Bone marrow examination is useful in the diagnosis and staging of hematologic disease, as well as in the assessment of overall bone marrow cellularity. The procedure can be a difficult experience for the patient. Pain and anxiety may play a role in the experience. The purpose of the study was to assess practices for pain control in patients undergoing bone marrow biopsy at a private community hospital and to determine if pain medication before bone marrow biopsy impacts pain during and after the procedure.
Patients undergoing bone marrow biopsy at a 588‐bed community teaching hospital during a 1‐year period were included in a prospective cohort study. Patients were asked to rate their level of pain and anxiety before the procedure, their highest level of pain during the procedure, and their level of pain after the procedure. The visual analog scale was used for pain scores and the distress thermometer was used for anxiety scores. Patients who received some type of pain medication before the procedure were compared with patients who did not receive any type of medication before the procedure.
Eighty‐five patients were included in the study. The majority of patients (72%) received some type of pain medication before the procedure. Administration of pain medication throughout the various hospital sites was inconsistent. All patients receiving their bone marrow biopsy through the radiology department and the majority of patients (77%) undergoing bone marrow biopsy at inpatient bedside received pain medication before the procedure. However, only 30% of patients receiving their bone marrow biopsy at the outpatient cancer center received pain medication before the procedure. Furthermore, patients who received pain medication before the procedure experienced significantly lower pain during and after the procedure when compared with patients who received no pain medication. The average difference in the pain rating from before the procedure to the most pain experienced during the procedure was 2.9 for patients who received pain medication and 6.2 for patients who did not receive pain medication (P < 0.001). In addition, the average difference in the pain rating from before to after the procedure was 0.6 for patients who received pain medication and 2.2 for patients who did not receive pain medication (P = 0.01).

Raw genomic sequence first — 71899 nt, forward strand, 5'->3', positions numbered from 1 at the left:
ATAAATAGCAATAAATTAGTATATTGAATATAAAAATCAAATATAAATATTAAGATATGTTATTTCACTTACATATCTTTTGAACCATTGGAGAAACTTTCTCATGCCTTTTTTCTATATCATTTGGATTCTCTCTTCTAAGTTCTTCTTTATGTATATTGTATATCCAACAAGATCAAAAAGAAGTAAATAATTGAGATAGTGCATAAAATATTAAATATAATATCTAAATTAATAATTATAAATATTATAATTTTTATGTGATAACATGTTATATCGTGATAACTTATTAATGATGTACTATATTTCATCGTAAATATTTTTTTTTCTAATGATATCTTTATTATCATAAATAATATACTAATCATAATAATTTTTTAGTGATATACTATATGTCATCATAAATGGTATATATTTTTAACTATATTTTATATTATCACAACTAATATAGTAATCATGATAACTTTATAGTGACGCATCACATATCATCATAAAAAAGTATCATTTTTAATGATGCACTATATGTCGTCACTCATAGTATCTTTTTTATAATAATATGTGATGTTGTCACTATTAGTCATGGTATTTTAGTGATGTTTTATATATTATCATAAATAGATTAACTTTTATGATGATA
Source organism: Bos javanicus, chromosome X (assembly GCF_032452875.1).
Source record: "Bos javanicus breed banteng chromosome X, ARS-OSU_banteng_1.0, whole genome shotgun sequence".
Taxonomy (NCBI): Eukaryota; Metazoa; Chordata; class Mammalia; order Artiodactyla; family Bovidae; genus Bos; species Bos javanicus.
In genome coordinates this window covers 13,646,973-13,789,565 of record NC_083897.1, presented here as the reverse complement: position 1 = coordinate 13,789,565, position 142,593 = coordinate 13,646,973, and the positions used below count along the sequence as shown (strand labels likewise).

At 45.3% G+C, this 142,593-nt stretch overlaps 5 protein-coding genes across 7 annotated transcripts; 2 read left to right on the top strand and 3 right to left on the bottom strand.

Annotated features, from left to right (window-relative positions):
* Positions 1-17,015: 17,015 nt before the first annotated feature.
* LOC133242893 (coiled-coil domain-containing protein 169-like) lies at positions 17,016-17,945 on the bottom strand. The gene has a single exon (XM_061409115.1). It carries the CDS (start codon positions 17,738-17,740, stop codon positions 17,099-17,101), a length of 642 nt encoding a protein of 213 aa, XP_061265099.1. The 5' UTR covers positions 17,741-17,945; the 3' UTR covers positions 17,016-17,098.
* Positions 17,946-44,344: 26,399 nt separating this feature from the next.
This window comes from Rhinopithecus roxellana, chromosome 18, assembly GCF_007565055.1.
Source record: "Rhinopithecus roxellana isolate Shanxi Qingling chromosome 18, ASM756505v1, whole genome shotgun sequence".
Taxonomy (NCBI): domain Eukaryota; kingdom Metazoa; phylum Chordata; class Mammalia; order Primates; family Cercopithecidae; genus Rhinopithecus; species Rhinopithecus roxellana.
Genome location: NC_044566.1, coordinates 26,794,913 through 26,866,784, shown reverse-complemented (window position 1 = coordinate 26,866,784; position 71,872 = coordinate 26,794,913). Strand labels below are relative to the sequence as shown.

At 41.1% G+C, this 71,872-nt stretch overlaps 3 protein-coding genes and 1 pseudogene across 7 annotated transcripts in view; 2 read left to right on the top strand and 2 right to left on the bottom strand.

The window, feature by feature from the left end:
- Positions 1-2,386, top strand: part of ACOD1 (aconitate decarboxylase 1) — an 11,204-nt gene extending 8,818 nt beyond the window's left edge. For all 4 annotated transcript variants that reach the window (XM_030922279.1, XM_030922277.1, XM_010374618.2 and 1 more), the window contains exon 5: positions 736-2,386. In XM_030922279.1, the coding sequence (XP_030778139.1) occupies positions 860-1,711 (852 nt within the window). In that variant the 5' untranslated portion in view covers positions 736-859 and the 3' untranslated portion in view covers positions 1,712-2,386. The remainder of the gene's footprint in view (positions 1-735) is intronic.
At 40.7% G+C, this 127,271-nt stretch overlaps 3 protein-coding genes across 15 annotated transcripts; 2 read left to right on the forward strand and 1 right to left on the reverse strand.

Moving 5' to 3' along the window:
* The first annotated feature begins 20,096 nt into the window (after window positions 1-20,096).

Currently, there is not a standard way of managing pain for patients undergoing bone marrow biopsies. Pain medication has a significant impact on pain experienced by the patient during and after the bone marrow biopsy. Increasing awareness by implementing a standardized protocol will likely improve patient care.
M. Ahmed ‐ none